4. Dear Smart Ass Cripple,

    My name is Alicia Silliker, and I am currently an Education student at StFX Unversity in Antigonish, Nova Scotia. We are completely a Disability Centres Assignment for our Inclusion class, and your blog was one of the centres to choose from. I had never previously heard of your blog, but I am very glad that I chose to check it out through the options available in this assignment.

    In each post, I find myself getting angrier and angrier about the reality in which those with physical and mental challenges face in our society today. This post especially struck a nerve in me, because these are things that I myself would never think of or experience. I honestly have never truly taken the time to put myself into the life of someone with a physical challenge in our society today. Since reading your posts, I have come to realize the many everyday things that us “able” people take for granted, especially here on my own university campus. Whether it be not having to go to the opposite side of a building to get ramp or elevator access, not having to worry about the university FM workers being a little late on clearing pathways from snow (because even with heavy snow, I can still get myself where I need to go), and using any bathroom that is there without worrying about it being wheel-chair accessible (to name a few).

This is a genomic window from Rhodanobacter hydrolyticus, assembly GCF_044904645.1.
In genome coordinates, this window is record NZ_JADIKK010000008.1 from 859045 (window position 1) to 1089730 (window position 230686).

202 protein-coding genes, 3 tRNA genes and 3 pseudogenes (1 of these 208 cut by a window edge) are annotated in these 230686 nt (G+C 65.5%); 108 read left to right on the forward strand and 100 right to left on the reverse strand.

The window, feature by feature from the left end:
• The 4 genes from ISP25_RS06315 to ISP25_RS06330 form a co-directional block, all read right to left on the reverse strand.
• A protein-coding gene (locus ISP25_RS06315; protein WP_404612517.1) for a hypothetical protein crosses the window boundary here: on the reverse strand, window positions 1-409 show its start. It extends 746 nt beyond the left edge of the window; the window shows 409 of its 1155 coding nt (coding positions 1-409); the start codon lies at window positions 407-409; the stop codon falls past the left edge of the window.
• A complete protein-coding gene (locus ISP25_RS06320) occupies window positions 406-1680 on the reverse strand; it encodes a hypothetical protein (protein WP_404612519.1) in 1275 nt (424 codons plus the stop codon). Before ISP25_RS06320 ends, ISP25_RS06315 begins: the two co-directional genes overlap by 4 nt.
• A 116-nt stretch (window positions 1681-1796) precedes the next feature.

I also appreciate the fact that in this post, you focus on something that as Canadians we get made fun of for constantly (saying ‘sorry’ for things in which we should not need to). For those with physical challenges, needing assistance to get into a building is something that should never require an apology, as honestly our society should not make these situations possible anyway. If the building were more accessible in general, this would have never happened; therefore you are not responsible and should not need to apologize.
    Anyway, I could rant forever, but I appreciate the awareness, yet comedy that you are bringing to this topic, and I will definitely be continuing to follow your blog following this assignment. If you ever have any advice for us pre-service teachers, it would be greatly appreciated!

    Thanks, Alicia